On July 16, 2021, in the case of Southwind v Canada, 2021 SCC 28 (Southwind), the Supreme Court of Canada (the Court) ruled that the C$30-million awarded to Lac Seul First Nation (LSFN) by the Federal Court was insufficient compensation for the flooding of parts of its Reserve land in the 1920s. The Court held that the trial judge erred by limiting the value of LSFN’s loss to the amount required under expropriation law and by failing to take into account the Crown’s fiduciary obligations to LSFN.
This case provides important guidance on how the Crown is required to approach expropriation of Indigenous land, and will impact the assessment of compensation by the Crown to Indigenous groups moving forward. More broadly, the principles discussed in the case may be brought into negotiations between Indigenous peoples and proponents of projects on Reserves.
LSFN is a Treaty 3 First Nation in northern Ontario. In 1929, a dam was constructed to provide hydroelectric power to Winnipeg pursuant to an agreement among Canada, Ontario and Manitoba. As a result of the dam, the water level of Lac Seul was raised by 10 feet.
The project was a “success for the three governments” but a “tragedy for the [LSFN]”. Almost one-fifth of the best land on the LSFN Reserve was permanently flooded, including homes, wild rice fields, gardens, hay lands and gravesites. The flooding also impacted fishing, hunting and trapping by LSFN members.
Canada was aware from the outset that flooding Lac Seul would damage LSFN’s Reserve. Despite this, it did not keep LSFN informed about the project or obtain its consent; did not compensate LSFN; and did not obtain authorization for the project. Canada’s “unlawful and egregious conduct” was described by the trial judge as “inexplicable”.
LSFN brought a claim against Canada in Federal Court, seeking compensation for the effects of the flooding.
LOWER COURT DECISIONS
At trial, LSFN successfully argued that Canada breached its fiduciary duty to LSFN. The trial judge held that the appropriate remedy was equitable compensation.
To determine compensation, the trial judge focused on what would have happened at the time had Canada not breached its duties. He held that the project was a public work which would have moved ahead regardless of LSFN’s opposition, and that Canada could have legally taken the lands through expropriation. He valued the flooded land as if it had been expropriated. In so doing, he did not take into account the value of the lands to the hydroelectricity project.
LSFN appealed the assessment of equitable compensation to the Federal Court of Appeal, which dismissed the appeal. LSFN appealed again to the Supreme Court of Canada.
SUPREME COURT DECISION
In an 8:1 decision, the Court allowed the appeal. The Court remitted the case to the Federal Court for reassessment of the equitable compensation to include the value of the flooded land to the hydroelectricity project.
The Court held that the trial judge erred by asking what Canada would have done at the time given expropriation laws, rather than what it should have done given its fiduciary obligations.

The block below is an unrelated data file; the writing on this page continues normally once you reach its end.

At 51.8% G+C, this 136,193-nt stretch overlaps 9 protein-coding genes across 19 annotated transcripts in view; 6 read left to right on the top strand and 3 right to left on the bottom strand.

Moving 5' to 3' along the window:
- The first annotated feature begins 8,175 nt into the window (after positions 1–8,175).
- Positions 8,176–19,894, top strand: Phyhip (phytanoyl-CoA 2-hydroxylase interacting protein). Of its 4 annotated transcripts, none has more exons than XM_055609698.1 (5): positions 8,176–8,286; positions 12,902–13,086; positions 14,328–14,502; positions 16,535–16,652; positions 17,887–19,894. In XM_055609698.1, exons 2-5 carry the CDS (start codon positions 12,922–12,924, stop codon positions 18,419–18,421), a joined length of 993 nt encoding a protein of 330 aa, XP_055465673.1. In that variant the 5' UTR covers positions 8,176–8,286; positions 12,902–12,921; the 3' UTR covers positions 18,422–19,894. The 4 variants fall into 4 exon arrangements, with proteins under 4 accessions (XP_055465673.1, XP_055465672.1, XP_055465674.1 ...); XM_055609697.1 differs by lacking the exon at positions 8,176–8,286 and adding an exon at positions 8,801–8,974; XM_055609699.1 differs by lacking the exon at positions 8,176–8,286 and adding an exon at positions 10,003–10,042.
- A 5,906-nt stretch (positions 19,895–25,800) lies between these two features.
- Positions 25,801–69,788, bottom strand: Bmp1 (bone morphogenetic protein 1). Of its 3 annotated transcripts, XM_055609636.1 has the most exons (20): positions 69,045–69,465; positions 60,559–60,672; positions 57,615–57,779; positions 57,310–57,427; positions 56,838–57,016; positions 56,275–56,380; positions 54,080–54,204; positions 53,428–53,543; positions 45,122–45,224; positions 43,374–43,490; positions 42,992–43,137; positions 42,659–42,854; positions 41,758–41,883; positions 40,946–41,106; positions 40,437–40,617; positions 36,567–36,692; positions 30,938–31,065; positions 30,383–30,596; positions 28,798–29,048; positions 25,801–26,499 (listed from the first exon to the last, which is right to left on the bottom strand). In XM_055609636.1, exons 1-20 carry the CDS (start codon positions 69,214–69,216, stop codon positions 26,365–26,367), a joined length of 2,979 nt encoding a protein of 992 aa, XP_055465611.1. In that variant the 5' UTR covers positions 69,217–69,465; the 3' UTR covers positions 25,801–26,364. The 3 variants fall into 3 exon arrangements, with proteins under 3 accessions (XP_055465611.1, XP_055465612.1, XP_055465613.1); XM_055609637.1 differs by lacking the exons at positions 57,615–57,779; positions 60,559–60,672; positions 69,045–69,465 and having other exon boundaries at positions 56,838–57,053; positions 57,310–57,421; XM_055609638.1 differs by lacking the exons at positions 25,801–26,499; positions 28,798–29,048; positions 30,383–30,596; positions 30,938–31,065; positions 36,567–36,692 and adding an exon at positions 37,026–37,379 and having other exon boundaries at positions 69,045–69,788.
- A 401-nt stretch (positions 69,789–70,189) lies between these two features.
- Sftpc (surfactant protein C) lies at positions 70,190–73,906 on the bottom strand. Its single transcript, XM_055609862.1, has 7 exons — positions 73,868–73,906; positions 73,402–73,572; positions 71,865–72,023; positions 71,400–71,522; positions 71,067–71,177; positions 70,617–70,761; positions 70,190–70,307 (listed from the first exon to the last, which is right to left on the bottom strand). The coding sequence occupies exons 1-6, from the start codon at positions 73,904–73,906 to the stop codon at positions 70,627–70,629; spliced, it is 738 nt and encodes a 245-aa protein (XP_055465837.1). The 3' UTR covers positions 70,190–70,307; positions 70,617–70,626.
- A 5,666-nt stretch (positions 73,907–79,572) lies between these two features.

In cases involving Indigenous interests in land, Canada is “never entitled to proceed in the same manner as an expropriation of fee simple lands”. In expropriation cases, the law seeks to provide landowners with compensation to purchase replacement land. Conversely, Indigenous Reserves are not “fungible commodities that can easily be replaced by buying additional fee simple land”.
In cases of expropriation of Indigenous land, Canada is required to advance the Indigenous group’s best interests to “ensure the highest compensation possible”. Canada must keep the First Nation informed, attempt to negotiate a surrender before proceeding to an expropriation, and ensure compensation reflects the nature of the Indigenous interest and the impact on the community. Canada is also required to assess how to minimally impair the protected interest.
In this case, given the impact on LSFN, “the duty here clearly required Canada to capture the full potential value of the land for the LSFN”. The Court held that it could be presumed that LSFN would have consented to a negotiated settlement at the best price the Crown could have realistically obtained. The highest and best use of the land at the time was “clearly the land’s intended use as water storage for hydroelectricity generation.”
The Crown’s fiduciary duty to Indigenous peoples regarding Reserve land was established by the Court in the 1984 Guerin case. Southwind affirms the Crown’s fiduciary duty and provides further direction on how it applies for Indigenous peoples’ benefit.
In addition to impacting how compensation will be calculated in claims before the courts, the framework will also play a role in negotiations between governments and Indigenous peoples regarding future public works projects.
More broadly, private and quasi-Crown proponents and operators of projects on, crossing or potentially impacting Indigenous Reserves should take note. The Court’s comments with respect to the inherent value of Indigenous lands – and the differences between Reserve and fee simple values – may be invoked in negotiations and dispute resolution involving non-Crown actors.